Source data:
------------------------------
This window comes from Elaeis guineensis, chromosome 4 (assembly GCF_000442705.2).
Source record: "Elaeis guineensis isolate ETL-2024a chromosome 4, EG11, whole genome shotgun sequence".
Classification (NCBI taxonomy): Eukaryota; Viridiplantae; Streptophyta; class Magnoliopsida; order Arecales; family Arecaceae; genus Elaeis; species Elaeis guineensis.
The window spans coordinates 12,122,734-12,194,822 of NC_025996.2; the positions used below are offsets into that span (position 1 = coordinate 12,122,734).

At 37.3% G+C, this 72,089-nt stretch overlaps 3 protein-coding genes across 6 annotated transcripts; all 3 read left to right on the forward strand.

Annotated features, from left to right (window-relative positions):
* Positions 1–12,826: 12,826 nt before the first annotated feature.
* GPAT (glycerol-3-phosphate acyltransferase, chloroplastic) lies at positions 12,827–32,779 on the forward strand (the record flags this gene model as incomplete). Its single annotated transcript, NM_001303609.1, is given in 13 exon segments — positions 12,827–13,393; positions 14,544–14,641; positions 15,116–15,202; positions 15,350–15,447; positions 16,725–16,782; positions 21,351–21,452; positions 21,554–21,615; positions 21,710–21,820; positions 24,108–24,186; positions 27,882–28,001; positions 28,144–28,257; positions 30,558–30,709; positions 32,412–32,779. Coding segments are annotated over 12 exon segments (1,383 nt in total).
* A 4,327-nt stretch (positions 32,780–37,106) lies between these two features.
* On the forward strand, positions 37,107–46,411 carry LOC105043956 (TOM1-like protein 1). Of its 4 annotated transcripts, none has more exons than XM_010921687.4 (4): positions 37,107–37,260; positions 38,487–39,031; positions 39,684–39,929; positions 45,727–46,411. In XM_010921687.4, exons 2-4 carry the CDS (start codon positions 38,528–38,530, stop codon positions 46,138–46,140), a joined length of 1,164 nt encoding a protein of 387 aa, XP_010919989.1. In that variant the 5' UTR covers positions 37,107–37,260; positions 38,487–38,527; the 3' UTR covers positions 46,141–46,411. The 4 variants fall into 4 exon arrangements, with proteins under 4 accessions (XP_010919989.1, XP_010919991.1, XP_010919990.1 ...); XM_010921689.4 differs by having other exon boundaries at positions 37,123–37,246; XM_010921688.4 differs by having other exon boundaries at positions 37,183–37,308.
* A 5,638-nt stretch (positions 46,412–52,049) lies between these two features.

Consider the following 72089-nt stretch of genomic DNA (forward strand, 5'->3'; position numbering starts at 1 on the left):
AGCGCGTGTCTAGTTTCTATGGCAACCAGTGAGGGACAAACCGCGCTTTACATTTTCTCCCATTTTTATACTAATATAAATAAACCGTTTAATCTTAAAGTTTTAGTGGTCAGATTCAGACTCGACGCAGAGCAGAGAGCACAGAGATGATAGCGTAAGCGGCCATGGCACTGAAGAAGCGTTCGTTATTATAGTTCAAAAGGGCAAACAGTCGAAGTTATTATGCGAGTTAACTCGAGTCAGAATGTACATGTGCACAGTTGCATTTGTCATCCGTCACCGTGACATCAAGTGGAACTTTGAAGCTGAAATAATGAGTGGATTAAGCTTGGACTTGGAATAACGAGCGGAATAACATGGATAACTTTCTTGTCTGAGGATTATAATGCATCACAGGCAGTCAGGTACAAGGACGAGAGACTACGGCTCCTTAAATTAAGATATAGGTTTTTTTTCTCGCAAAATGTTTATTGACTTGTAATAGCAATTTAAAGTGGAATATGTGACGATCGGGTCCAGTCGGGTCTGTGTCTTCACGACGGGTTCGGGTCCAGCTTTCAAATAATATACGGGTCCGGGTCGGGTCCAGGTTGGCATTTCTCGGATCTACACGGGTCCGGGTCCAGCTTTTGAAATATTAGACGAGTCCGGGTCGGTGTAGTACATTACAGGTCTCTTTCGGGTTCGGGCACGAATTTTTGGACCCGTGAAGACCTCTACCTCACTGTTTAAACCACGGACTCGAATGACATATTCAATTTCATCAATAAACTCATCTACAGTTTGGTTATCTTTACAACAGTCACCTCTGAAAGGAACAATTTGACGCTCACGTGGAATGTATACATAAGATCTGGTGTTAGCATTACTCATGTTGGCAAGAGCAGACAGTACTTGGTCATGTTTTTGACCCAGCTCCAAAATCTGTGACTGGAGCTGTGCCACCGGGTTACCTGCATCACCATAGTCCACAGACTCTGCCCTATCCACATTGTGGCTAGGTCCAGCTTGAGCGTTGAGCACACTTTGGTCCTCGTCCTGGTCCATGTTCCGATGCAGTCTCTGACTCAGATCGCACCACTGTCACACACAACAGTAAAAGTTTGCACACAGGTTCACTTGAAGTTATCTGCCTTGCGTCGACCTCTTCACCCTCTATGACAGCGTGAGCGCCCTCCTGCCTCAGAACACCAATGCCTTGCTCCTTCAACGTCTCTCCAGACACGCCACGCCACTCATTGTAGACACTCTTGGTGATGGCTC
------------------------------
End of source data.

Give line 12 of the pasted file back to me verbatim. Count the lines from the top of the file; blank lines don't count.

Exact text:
Consider the following 72089-nt stretch of genomic DNA (forward strand, 5'->3'; position numbering starts at 1 on the left):